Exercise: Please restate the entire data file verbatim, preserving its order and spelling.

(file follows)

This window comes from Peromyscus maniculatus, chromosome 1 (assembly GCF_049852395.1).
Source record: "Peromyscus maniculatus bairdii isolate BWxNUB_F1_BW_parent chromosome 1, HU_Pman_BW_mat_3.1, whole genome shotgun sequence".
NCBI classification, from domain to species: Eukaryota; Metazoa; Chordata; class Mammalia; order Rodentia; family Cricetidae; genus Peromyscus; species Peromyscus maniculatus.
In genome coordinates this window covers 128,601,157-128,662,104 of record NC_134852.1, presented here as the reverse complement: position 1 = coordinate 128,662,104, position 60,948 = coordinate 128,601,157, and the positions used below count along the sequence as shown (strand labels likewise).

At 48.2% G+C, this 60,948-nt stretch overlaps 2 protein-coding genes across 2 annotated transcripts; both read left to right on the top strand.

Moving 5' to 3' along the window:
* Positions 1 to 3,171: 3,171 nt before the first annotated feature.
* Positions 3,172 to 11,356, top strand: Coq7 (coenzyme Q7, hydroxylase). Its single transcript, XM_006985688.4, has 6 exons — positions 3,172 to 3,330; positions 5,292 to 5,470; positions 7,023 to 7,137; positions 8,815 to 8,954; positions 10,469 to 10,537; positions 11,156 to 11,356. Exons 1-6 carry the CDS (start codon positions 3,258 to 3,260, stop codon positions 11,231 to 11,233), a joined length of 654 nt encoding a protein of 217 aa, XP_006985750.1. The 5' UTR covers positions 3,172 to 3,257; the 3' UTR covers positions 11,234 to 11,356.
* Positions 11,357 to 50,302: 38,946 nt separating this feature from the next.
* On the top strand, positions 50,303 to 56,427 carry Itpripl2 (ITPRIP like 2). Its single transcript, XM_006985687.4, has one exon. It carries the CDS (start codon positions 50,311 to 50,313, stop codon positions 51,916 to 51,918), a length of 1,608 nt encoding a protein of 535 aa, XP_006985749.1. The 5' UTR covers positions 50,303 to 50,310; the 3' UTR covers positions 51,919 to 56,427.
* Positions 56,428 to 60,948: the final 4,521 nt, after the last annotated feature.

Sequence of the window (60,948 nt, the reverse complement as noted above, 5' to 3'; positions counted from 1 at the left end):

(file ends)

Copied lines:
This window comes from Peromyscus maniculatus, chromosome 1 (assembly GCF_049852395.1).
Source record: "Peromyscus maniculatus bairdii isolate BWxNUB_F1_BW_parent chromosome 1, HU_Pman_BW_mat_3.1, whole genome shotgun sequence".
NCBI classification, from domain to species: Eukaryota; Metazoa; Chordata; class Mammalia; order Rodentia; family Cricetidae; genus Peromyscus; species Peromyscus maniculatus.
In genome coordinates this window covers 128,601,157-128,662,104 of record NC_134852.1, presented here as the reverse complement: position 1 = coordinate 128,662,104, position 60,948 = coordinate 128,601,157, and the positions used below count along the sequence as shown (strand labels likewise).

At 48.2% G+C, this 60,948-nt stretch overlaps 2 protein-coding genes across 2 annotated transcripts; both read left to right on the top strand.

Moving 5' to 3' along the window:
* Positions 1 to 3,171: 3,171 nt before the first annotated feature.
* Positions 3,172 to 11,356, top strand: Coq7 (coenzyme Q7, hydroxylase). Its single transcript, XM_006985688.4, has 6 exons — positions 3,172 to 3,330; positions 5,292 to 5,470; positions 7,023 to 7,137; positions 8,815 to 8,954; positions 10,469 to 10,537; positions 11,156 to 11,356. Exons 1-6 carry the CDS (start codon positions 3,258 to 3,260, stop codon positions 11,231 to 11,233), a joined length of 654 nt encoding a protein of 217 aa, XP_006985750.1. The 5' UTR covers positions 3,172 to 3,257; the 3' UTR covers positions 11,234 to 11,356.
* Positions 11,357 to 50,302: 38,946 nt separating this feature from the next.
* On the top strand, positions 50,303 to 56,427 carry Itpripl2 (ITPRIP like 2). Its single transcript, XM_006985687.4, has one exon. It carries the CDS (start codon positions 50,311 to 50,313, stop codon positions 51,916 to 51,918), a length of 1,608 nt encoding a protein of 535 aa, XP_006985749.1. The 5' UTR covers positions 50,303 to 50,310; the 3' UTR covers positions 51,919 to 56,427.
* Positions 56,428 to 60,948: the final 4,521 nt, after the last annotated feature.

Sequence of the window (60,948 nt, the reverse complement as noted above, 5' to 3'; positions counted from 1 at the left end):